The American Civil Liberties Union has collaborated on a short film called Know Your Rights created by actor and HitRecord director Joseph Gordon-Levitt. The film, which premiered at Sundance Film Festival, upholds the right of people to take iPhone videos of on-duty police officers.
At one point a caricature of Ben Franklin issues this decree:
… You see kids, even cops make mistakes, and it’s our job to keep an eye on them. And it’s easy with your modern technology and crazy iPhones…
Amazingly, the animation components were crowdsourced by up to 163 people who contributed images in the six days leading up to the festival.
Do You Have the Right to Record iPhone Video of Police Encounters?
As iPhones and smartphones with video cameras are more widely adopted, clashes between citizens and police over video recording of police encounters have become increasingly common.
The question of whether it is appropriate, both legally and ethically, to record a police officer on duty remains a topic of debate.
Many cases involve a citizen recording a situation where police are publicly performing their duties, followed by an altercation between the camera-wielding citizen and the police officer who is uncomfortable being recorded.
Recent cases in the United States where citizens have gotten into trouble for recording police include:
- When a woman in Rochester, New York this June used her iPod to record a traffic stop while standing on her own property, the police officer making the stop arrested her and charged her with obstruction of governmental administration.
- When a Newark, New Jersey teenager recorded video of police coming to the aid of a man who collapsed on a bus, she was handcuffed by officers and charged with obstruction of justice.
- When Miami Beach Police surrounded an unarmed reckless driver this June and shot him to death, a citizen who recorded the incident had his cellphone allegedly smashed by police.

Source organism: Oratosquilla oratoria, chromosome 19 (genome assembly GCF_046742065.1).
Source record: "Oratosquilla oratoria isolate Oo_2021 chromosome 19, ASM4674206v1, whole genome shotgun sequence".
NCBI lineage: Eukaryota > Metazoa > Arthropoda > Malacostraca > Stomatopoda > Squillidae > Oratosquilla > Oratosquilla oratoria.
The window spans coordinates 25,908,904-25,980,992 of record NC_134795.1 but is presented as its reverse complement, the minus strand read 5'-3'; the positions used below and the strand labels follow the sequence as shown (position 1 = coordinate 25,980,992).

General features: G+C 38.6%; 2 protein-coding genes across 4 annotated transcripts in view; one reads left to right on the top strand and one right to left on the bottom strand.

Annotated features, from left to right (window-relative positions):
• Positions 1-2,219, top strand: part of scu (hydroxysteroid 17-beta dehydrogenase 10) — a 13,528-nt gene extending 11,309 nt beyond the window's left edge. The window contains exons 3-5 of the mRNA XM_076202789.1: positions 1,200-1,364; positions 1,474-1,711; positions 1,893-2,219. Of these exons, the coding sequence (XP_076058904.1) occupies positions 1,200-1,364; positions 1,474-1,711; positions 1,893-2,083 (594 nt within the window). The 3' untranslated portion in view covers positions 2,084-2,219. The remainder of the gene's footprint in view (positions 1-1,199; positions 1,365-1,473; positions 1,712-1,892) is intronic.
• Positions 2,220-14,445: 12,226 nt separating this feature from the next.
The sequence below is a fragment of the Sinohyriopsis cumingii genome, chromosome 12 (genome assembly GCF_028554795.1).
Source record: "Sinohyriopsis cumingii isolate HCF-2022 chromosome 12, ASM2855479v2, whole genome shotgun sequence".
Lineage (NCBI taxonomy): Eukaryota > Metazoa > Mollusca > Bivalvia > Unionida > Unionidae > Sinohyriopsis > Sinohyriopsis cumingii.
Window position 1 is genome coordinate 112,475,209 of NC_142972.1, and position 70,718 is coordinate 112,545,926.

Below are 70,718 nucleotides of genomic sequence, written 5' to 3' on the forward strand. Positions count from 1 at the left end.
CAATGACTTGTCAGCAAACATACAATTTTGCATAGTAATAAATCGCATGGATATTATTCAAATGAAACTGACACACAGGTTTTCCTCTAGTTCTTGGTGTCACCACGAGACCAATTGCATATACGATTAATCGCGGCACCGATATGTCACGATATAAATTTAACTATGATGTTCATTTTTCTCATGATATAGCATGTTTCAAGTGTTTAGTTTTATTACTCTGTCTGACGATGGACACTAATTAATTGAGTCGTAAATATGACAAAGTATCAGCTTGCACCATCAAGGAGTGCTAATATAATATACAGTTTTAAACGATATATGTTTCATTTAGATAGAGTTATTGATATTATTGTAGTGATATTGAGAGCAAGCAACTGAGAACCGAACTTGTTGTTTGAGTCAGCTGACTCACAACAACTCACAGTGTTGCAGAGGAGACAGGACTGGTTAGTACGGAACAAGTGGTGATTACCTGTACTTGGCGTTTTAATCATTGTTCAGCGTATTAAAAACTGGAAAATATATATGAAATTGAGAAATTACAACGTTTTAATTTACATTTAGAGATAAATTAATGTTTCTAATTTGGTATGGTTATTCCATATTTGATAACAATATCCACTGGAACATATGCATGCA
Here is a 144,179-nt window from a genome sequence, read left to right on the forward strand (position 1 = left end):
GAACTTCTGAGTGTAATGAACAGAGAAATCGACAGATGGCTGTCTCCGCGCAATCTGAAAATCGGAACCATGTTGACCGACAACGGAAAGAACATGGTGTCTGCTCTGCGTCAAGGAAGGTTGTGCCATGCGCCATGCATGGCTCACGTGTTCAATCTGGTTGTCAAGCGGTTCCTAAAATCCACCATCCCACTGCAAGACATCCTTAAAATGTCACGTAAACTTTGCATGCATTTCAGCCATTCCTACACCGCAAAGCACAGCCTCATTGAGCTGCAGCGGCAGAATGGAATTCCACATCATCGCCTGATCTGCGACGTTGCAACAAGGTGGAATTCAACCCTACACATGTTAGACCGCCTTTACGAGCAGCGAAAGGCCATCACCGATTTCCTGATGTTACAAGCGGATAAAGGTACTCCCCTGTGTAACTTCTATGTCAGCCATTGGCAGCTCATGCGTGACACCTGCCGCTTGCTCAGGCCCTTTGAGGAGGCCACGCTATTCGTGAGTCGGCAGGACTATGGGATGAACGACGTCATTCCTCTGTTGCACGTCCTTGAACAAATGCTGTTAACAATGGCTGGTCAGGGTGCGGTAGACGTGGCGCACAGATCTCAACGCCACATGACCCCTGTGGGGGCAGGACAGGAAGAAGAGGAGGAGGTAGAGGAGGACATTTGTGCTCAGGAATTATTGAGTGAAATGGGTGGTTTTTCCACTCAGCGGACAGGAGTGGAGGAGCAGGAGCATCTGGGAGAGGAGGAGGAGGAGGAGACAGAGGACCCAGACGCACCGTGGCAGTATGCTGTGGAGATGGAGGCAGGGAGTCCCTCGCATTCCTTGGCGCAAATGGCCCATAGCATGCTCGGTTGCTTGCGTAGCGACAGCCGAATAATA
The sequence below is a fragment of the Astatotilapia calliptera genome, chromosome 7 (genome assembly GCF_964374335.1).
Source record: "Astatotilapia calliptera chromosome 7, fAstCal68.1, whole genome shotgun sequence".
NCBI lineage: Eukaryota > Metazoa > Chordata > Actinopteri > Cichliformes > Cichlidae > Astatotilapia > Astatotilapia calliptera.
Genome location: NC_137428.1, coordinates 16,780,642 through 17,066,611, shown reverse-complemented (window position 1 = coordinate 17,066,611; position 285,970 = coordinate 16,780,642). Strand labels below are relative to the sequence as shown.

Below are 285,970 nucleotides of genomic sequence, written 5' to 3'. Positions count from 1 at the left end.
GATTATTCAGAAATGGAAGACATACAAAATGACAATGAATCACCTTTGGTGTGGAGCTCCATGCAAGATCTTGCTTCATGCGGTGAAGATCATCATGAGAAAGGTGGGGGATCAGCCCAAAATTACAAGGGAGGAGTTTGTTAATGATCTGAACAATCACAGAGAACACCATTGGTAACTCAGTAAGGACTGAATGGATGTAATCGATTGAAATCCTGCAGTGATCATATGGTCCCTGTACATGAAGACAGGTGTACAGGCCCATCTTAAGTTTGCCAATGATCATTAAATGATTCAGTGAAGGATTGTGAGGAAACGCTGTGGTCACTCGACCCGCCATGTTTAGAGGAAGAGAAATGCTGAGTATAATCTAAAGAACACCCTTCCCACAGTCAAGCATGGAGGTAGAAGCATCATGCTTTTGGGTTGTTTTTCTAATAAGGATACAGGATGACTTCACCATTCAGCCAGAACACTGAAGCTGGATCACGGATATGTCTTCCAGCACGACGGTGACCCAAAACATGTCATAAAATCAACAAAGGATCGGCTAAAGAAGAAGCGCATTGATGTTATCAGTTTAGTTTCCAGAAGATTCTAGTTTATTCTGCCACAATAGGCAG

- When a speeding motorcyclist’s helmet camera captured a traffic stop by an undercover police officer brandishing a gun and failing to promptly identify himself, the Maryland State Police Department showed up at the man’s house days later, seizing several laptops and cameras and slapping him with a “wiretapping” charge that could have resulted in a 16 year prison sentence.
Is It Legal to Record Video of Police Encounters?
Most charges against citizens who record police are eventually dropped since there is no law in the United States forbidding the recording of police encounters.
Just as a citizen has no right to privacy in a public setting, neither does a police officer doing their duty in public. As long as you are not interfering with the police, it is generally considered your First Amendment right to record incidents that occur in public.
Nevertheless, because smartphones with cameras are being adopted so rapidly, the technology is outpacing the law and police who seldom used to encounter citizens with video cameras are often taken aback and respond inappropriately.
Citizen as Watchdog: Recording Police is Good for Democracy
While many police are responsible public servants, citizens with smartphones can act as a check on police abuse and misconduct when it occurs.
My first impression of this “citizen watchdog” phenomenon was in 2007 when a student at my alma mater was tasered at a question-and-answer session with John Kerry for behaving obnoxiously – albeit harmlessly.
Because an audience member recorded the incident and put it on YouTube, the public was able to see the confrontation, and judge for themselves whether the police acted inappropriately.
The iPhone did not have a video camera at the time, but in a post on the taser incident, I anticipated that an iPhone with a video camera could be a powerful tool for democracy because of its ability to record such incidents.
Is It Acceptable to Record Police With Your iPhone?
What do you think? Should the right of a citizen to record a police officer in public be preserved, or is it an obstruction of justice to record an officer on duty? Feel free to share in the comments.